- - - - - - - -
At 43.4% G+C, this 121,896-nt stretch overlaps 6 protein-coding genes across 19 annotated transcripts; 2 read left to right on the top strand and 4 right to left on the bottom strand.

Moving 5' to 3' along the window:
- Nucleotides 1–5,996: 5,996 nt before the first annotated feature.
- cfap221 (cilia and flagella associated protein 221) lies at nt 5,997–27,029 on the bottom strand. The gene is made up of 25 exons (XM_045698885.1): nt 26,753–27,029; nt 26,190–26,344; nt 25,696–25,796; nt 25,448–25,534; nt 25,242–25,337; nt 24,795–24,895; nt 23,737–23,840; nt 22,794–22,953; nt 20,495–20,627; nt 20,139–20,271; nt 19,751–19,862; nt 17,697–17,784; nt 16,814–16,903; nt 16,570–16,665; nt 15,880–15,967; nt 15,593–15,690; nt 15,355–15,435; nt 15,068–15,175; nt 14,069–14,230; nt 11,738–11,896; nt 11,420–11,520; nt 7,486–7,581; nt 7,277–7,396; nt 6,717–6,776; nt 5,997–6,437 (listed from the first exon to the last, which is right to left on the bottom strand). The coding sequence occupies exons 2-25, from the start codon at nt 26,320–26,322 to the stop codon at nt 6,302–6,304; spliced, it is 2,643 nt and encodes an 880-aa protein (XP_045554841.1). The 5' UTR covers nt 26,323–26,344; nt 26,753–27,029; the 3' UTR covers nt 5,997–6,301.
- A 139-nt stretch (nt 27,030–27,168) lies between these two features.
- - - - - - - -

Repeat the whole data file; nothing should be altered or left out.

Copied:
At 43.4% G+C, this 121,896-nt stretch overlaps 6 protein-coding genes across 19 annotated transcripts; 2 read left to right on the top strand and 4 right to left on the bottom strand.

Moving 5' to 3' along the window:
- Nucleotides 1–5,996: 5,996 nt before the first annotated feature.
- cfap221 (cilia and flagella associated protein 221) lies at nt 5,997–27,029 on the bottom strand. The gene is made up of 25 exons (XM_045698885.1): nt 26,753–27,029; nt 26,190–26,344; nt 25,696–25,796; nt 25,448–25,534; nt 25,242–25,337; nt 24,795–24,895; nt 23,737–23,840; nt 22,794–22,953; nt 20,495–20,627; nt 20,139–20,271; nt 19,751–19,862; nt 17,697–17,784; nt 16,814–16,903; nt 16,570–16,665; nt 15,880–15,967; nt 15,593–15,690; nt 15,355–15,435; nt 15,068–15,175; nt 14,069–14,230; nt 11,738–11,896; nt 11,420–11,520; nt 7,486–7,581; nt 7,277–7,396; nt 6,717–6,776; nt 5,997–6,437 (listed from the first exon to the last, which is right to left on the bottom strand). The coding sequence occupies exons 2-25, from the start codon at nt 26,320–26,322 to the stop codon at nt 6,302–6,304; spliced, it is 2,643 nt and encodes an 880-aa protein (XP_045554841.1). The 5' UTR covers nt 26,323–26,344; nt 26,753–27,029; the 3' UTR covers nt 5,997–6,301.
- A 139-nt stretch (nt 27,030–27,168) lies between these two features.